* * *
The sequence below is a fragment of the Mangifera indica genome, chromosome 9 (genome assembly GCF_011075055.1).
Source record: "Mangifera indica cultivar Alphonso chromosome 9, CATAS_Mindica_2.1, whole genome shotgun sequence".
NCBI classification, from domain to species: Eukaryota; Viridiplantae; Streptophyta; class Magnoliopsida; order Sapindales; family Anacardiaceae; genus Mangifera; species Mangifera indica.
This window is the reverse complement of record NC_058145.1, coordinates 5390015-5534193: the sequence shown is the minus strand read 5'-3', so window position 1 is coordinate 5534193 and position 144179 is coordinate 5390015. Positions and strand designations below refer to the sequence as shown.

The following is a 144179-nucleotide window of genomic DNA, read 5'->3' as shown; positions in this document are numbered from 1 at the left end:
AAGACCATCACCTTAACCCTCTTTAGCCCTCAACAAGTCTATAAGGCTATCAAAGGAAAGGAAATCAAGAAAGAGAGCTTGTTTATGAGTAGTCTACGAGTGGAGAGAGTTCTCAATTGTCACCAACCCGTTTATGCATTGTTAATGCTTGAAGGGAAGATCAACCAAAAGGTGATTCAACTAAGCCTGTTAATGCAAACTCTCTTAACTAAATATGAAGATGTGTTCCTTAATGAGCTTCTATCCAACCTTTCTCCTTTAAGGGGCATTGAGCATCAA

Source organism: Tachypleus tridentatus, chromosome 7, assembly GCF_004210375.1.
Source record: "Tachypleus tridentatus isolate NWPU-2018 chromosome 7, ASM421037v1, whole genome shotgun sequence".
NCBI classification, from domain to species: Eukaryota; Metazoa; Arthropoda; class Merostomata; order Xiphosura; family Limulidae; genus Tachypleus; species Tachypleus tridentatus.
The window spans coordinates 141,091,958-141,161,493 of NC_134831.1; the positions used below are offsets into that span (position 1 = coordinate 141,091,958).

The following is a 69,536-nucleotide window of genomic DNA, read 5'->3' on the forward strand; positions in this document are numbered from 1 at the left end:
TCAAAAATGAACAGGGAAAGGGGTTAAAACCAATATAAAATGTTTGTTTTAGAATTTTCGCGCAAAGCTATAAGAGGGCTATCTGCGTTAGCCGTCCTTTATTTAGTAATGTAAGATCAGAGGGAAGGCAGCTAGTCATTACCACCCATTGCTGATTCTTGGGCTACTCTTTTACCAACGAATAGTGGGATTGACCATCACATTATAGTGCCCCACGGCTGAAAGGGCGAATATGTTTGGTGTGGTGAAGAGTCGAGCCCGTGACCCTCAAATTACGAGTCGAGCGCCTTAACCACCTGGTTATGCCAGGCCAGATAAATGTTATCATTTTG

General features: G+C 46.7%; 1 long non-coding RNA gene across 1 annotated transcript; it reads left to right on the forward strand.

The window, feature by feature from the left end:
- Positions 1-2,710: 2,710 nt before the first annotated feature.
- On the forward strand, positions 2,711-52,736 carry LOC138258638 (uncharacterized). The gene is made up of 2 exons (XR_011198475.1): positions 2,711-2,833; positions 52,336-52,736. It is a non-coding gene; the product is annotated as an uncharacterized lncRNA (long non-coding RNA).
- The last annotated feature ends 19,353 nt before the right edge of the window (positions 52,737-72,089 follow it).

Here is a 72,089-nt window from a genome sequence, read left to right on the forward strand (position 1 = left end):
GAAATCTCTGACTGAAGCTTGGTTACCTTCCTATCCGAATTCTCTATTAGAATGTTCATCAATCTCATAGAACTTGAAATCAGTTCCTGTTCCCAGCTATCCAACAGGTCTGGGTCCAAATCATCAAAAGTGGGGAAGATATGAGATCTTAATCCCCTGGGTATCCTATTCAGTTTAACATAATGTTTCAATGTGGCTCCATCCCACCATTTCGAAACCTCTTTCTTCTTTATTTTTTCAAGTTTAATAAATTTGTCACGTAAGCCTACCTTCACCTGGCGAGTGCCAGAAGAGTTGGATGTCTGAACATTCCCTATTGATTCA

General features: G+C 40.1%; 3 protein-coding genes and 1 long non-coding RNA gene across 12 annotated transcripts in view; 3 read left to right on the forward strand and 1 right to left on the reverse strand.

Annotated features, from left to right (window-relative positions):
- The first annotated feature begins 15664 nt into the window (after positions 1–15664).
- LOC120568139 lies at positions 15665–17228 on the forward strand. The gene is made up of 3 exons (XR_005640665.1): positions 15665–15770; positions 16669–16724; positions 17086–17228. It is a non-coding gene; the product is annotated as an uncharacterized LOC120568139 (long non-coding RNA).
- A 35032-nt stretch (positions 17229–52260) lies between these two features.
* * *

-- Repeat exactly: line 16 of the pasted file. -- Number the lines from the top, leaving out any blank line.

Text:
- On the forward strand, positions 2,711-52,736 carry LOC138258638 (uncharacterized). The gene is made up of 2 exons (XR_011198475.1): positions 2,711-2,833; positions 52,336-52,736. It is a non-coding gene; the product is annotated as an uncharacterized lncRNA (long non-coding RNA).